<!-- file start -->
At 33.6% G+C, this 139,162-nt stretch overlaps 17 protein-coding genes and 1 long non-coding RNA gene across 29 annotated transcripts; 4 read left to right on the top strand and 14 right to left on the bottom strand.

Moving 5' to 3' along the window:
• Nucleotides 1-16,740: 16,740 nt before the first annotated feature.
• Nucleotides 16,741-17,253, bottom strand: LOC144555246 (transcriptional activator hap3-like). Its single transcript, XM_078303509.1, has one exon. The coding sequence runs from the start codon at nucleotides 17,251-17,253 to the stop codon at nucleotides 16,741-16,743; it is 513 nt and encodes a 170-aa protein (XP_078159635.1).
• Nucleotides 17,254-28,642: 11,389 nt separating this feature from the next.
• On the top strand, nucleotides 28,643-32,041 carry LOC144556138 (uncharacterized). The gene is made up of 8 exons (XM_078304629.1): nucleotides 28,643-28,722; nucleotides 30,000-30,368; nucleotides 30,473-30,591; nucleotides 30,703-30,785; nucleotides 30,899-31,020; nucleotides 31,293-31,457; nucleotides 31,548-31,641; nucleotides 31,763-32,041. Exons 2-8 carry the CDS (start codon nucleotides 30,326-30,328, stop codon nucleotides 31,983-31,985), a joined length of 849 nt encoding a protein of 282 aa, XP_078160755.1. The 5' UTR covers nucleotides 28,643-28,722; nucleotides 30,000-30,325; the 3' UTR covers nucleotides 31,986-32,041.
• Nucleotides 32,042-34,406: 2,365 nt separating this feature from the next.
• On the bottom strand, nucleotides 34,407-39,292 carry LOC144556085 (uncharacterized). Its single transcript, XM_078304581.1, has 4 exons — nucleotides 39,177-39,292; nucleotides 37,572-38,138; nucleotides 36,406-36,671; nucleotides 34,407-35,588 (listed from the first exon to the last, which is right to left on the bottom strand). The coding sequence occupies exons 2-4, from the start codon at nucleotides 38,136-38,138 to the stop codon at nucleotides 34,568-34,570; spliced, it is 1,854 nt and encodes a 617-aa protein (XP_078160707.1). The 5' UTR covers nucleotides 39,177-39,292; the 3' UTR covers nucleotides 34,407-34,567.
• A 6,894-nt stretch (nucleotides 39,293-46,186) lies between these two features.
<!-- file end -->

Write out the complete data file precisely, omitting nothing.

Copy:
At 33.6% G+C, this 139,162-nt stretch overlaps 17 protein-coding genes and 1 long non-coding RNA gene across 29 annotated transcripts; 4 read left to right on the top strand and 14 right to left on the bottom strand.

Moving 5' to 3' along the window:
• Nucleotides 1-16,740: 16,740 nt before the first annotated feature.
• Nucleotides 16,741-17,253, bottom strand: LOC144555246 (transcriptional activator hap3-like). Its single transcript, XM_078303509.1, has one exon. The coding sequence runs from the start codon at nucleotides 17,251-17,253 to the stop codon at nucleotides 16,741-16,743; it is 513 nt and encodes a 170-aa protein (XP_078159635.1).
• Nucleotides 17,254-28,642: 11,389 nt separating this feature from the next.
• On the top strand, nucleotides 28,643-32,041 carry LOC144556138 (uncharacterized). The gene is made up of 8 exons (XM_078304629.1): nucleotides 28,643-28,722; nucleotides 30,000-30,368; nucleotides 30,473-30,591; nucleotides 30,703-30,785; nucleotides 30,899-31,020; nucleotides 31,293-31,457; nucleotides 31,548-31,641; nucleotides 31,763-32,041. Exons 2-8 carry the CDS (start codon nucleotides 30,326-30,328, stop codon nucleotides 31,983-31,985), a joined length of 849 nt encoding a protein of 282 aa, XP_078160755.1. The 5' UTR covers nucleotides 28,643-28,722; nucleotides 30,000-30,325; the 3' UTR covers nucleotides 31,986-32,041.
• Nucleotides 32,042-34,406: 2,365 nt separating this feature from the next.
• On the bottom strand, nucleotides 34,407-39,292 carry LOC144556085 (uncharacterized). Its single transcript, XM_078304581.1, has 4 exons — nucleotides 39,177-39,292; nucleotides 37,572-38,138; nucleotides 36,406-36,671; nucleotides 34,407-35,588 (listed from the first exon to the last, which is right to left on the bottom strand). The coding sequence occupies exons 2-4, from the start codon at nucleotides 38,136-38,138 to the stop codon at nucleotides 34,568-34,570; spliced, it is 1,854 nt and encodes a 617-aa protein (XP_078160707.1). The 5' UTR covers nucleotides 39,177-39,292; the 3' UTR covers nucleotides 34,407-34,567.
• A 6,894-nt stretch (nucleotides 39,293-46,186) lies between these two features.